Policies differ, but usually cover basic levels of care that include eye exams. Seniors typically pay a premium each month for coverage, and exams or other services may require a co-pay.
Policies also may include a fixed dollar amount of coverage that can be used to cover the costs of glasses, contacts or other care.
There are also dental and vision discount plans available, though they do not provide the same comprehensive coverage as insurance.
With discount plans, a senior pays into a program and then gets a discount applied to any care received. This is usually a flat percentage, such as 25% off a service included in the plan, regardless of the cost.
How An Insurance Broker Can Help
Sorting through your dental and vision insurance options, especially if you are enrolled in Original Medicare, can be overwhelming.
And while it’s easy to focus on other areas of your health as you get older, dental and vision care are just as important since older adults may be more at risk for oral health and eye problems.
A licensed health insurance agent can help you determine which plans are best for the budget you have and the level of coverage you need. Look for an agent who specializes in dental and vision insurance, as well as Medicare, to ensure you can make the most informative decision.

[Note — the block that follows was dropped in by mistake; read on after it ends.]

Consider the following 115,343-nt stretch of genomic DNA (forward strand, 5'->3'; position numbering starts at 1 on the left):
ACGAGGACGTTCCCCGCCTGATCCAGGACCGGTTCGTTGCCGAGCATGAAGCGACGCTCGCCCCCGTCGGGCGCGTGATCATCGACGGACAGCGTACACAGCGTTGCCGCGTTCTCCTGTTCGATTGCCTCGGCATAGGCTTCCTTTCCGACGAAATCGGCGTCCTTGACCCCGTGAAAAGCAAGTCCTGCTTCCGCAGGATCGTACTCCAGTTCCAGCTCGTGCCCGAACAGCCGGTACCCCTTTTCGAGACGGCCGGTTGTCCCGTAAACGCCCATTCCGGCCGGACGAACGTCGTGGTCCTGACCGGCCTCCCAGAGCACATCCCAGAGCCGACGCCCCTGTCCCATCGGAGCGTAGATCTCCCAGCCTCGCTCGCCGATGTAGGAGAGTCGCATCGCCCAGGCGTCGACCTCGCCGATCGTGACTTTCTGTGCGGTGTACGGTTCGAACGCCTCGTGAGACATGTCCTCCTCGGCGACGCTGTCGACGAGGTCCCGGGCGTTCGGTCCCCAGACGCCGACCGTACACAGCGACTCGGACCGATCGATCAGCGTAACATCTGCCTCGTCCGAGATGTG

In California, there is no cost to you to enlist the help of an agent. Other benefits they will provide include:
Get quotes and a variety of policy options based on your specific needs.
Working with several insurance companies, and providing you with options.
Assisting when it comes time to renew your policy.
Advocating for you regarding any claims or issues with your policy.
If you’re a senior and are exploring your options for dental and vision coverage, working with a licensed agent can alleviate some of the stress associated with policy shopping, and help make the process go more smoothly and quickly.
Not sure if you need dental or vision insurance? Our article, Options For Affordable Dental and Vision Insurance, explores types of plans, what premiums typically cover and whether they are worth the cost.